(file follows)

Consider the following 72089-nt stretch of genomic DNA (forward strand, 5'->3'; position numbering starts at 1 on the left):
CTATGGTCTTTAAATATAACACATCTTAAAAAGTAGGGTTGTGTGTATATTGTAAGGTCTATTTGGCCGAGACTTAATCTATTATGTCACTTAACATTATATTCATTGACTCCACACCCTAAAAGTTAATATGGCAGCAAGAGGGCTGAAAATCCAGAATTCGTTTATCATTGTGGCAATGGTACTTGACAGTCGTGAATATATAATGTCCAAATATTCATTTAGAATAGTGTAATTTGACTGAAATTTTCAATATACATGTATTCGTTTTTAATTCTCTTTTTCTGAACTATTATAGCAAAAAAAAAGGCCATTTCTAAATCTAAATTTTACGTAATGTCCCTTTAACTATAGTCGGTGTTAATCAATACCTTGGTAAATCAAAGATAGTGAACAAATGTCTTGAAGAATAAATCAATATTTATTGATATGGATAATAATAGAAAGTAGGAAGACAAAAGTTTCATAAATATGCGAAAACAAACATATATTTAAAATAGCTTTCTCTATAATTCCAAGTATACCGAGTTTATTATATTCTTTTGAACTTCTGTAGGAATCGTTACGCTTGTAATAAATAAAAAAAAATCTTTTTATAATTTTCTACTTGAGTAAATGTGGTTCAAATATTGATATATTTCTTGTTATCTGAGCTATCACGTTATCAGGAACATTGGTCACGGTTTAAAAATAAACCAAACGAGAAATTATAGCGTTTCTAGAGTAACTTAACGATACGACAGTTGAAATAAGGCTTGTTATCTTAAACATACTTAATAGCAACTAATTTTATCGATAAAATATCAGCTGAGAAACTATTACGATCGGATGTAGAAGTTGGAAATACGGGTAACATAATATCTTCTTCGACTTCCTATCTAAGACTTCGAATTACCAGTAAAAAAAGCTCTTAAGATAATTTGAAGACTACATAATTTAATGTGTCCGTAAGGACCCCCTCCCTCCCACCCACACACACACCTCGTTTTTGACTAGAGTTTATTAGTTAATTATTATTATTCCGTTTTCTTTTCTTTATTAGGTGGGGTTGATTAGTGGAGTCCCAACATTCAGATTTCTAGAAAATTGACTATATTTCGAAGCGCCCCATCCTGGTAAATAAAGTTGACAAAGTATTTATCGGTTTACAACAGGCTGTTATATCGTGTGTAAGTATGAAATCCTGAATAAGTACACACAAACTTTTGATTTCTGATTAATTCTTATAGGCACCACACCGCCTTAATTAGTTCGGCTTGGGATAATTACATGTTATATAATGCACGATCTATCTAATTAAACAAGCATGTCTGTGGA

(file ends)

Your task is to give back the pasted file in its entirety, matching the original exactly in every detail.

Consider the following 72089-nt stretch of genomic DNA (forward strand, 5'->3'; position numbering starts at 1 on the left):
CTATGGTCTTTAAATATAACACATCTTAAAAAGTAGGGTTGTGTGTATATTGTAAGGTCTATTTGGCCGAGACTTAATCTATTATGTCACTTAACATTATATTCATTGACTCCACACCCTAAAAGTTAATATGGCAGCAAGAGGGCTGAAAATCCAGAATTCGTTTATCATTGTGGCAATGGTACTTGACAGTCGTGAATATATAATGTCCAAATATTCATTTAGAATAGTGTAATTTGACTGAAATTTTCAATATACATGTATTCGTTTTTAATTCTCTTTTTCTGAACTATTATAGCAAAAAAAAAGGCCATTTCTAAATCTAAATTTTACGTAATGTCCCTTTAACTATAGTCGGTGTTAATCAATACCTTGGTAAATCAAAGATAGTGAACAAATGTCTTGAAGAATAAATCAATATTTATTGATATGGATAATAATAGAAAGTAGGAAGACAAAAGTTTCATAAATATGCGAAAACAAACATATATTTAAAATAGCTTTCTCTATAATTCCAAGTATACCGAGTTTATTATATTCTTTTGAACTTCTGTAGGAATCGTTACGCTTGTAATAAATAAAAAAAAATCTTTTTATAATTTTCTACTTGAGTAAATGTGGTTCAAATATTGATATATTTCTTGTTATCTGAGCTATCACGTTATCAGGAACATTGGTCACGGTTTAAAAATAAACCAAACGAGAAATTATAGCGTTTCTAGAGTAACTTAACGATACGACAGTTGAAATAAGGCTTGTTATCTTAAACATACTTAATAGCAACTAATTTTATCGATAAAATATCAGCTGAGAAACTATTACGATCGGATGTAGAAGTTGGAAATACGGGTAACATAATATCTTCTTCGACTTCCTATCTAAGACTTCGAATTACCAGTAAAAAAAGCTCTTAAGATAATTTGAAGACTACATAATTTAATGTGTCCGTAAGGACCCCCTCCCTCCCACCCACACACACACCTCGTTTTTGACTAGAGTTTATTAGTTAATTATTATTATTCCGTTTTCTTTTCTTTATTAGGTGGGGTTGATTAGTGGAGTCCCAACATTCAGATTTCTAGAAAATTGACTATATTTCGAAGCGCCCCATCCTGGTAAATAAAGTTGACAAAGTATTTATCGGTTTACAACAGGCTGTTATATCGTGTGTAAGTATGAAATCCTGAATAAGTACACACAAACTTTTGATTTCTGATTAATTCTTATAGGCACCACACCGCCTTAATTAGTTCGGCTTGGGATAATTACATGTTATATAATGCACGATCTATCTAATTAAACAAGCATGTCTGTGGA